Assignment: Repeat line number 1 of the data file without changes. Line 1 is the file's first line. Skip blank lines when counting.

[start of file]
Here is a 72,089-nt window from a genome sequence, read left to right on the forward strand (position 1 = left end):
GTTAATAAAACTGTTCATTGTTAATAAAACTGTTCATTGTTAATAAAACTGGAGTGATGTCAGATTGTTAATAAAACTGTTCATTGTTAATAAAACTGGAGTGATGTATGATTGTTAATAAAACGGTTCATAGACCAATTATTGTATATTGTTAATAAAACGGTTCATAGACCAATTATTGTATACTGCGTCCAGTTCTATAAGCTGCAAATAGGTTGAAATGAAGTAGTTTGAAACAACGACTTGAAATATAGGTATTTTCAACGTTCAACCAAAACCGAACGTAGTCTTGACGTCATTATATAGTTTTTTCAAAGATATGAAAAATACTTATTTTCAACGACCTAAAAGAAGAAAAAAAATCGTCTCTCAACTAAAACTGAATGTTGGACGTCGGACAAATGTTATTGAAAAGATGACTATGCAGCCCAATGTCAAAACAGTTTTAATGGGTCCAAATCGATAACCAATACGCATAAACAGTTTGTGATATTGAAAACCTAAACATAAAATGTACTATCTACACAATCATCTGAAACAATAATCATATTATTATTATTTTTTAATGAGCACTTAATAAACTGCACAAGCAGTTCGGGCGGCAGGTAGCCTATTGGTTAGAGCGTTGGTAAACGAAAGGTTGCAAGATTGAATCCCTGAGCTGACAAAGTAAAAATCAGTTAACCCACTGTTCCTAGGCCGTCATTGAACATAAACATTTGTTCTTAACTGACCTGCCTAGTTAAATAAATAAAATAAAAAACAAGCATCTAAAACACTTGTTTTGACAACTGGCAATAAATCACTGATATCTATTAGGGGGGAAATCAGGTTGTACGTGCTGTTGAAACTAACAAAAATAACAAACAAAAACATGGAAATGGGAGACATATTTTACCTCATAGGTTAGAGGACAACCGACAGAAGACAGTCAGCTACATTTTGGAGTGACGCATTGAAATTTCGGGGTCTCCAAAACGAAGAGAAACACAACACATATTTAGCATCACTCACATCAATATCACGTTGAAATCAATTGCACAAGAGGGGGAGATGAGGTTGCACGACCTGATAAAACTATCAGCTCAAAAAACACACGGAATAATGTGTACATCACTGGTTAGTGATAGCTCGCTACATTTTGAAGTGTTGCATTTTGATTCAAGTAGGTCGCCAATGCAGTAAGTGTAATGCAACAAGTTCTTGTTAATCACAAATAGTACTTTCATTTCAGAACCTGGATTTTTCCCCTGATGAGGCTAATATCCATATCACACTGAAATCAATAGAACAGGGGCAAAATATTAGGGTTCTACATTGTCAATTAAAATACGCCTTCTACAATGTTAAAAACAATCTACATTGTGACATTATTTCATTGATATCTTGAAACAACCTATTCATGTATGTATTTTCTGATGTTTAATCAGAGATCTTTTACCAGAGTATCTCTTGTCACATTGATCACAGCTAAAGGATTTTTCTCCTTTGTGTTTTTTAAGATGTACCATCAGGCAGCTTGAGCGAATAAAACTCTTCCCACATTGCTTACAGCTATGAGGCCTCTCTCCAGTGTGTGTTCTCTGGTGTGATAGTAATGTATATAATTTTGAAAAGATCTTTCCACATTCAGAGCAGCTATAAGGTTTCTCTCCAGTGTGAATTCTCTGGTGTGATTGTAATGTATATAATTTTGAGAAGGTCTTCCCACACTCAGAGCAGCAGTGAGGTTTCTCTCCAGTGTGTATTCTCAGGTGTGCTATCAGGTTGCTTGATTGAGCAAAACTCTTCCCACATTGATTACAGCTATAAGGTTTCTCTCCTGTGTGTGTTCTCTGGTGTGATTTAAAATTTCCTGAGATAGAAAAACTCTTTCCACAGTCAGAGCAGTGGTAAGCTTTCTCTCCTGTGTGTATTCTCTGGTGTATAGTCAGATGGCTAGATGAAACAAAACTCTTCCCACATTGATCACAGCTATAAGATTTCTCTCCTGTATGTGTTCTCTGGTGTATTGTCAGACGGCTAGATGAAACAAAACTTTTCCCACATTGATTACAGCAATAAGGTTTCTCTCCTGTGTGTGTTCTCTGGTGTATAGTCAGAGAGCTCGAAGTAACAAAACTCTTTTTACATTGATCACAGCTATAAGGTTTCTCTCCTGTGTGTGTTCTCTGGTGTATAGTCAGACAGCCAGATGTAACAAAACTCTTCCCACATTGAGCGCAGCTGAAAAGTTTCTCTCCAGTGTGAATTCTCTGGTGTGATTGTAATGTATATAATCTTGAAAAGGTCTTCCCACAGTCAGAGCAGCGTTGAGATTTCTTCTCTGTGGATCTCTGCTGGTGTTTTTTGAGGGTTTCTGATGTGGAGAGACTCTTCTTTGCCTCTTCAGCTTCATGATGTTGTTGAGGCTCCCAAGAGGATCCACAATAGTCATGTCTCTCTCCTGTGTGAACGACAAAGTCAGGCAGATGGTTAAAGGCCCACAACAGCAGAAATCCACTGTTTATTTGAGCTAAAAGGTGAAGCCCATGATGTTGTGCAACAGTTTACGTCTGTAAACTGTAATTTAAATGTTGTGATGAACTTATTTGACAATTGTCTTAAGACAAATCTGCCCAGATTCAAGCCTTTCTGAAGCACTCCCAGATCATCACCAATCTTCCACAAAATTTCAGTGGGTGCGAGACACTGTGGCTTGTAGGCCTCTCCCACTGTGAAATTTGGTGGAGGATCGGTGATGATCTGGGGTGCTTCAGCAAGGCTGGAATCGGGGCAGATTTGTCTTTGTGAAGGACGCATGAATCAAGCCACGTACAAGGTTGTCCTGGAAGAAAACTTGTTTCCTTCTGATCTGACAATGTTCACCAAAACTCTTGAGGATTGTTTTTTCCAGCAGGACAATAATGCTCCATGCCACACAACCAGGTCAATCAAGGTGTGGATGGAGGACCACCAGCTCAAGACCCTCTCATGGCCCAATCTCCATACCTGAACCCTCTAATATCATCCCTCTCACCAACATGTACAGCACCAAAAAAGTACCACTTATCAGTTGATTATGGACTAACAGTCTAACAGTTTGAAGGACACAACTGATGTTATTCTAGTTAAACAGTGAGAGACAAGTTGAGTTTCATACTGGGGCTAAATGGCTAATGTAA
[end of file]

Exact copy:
Here is a 72,089-nt window from a genome sequence, read left to right on the forward strand (position 1 = left end):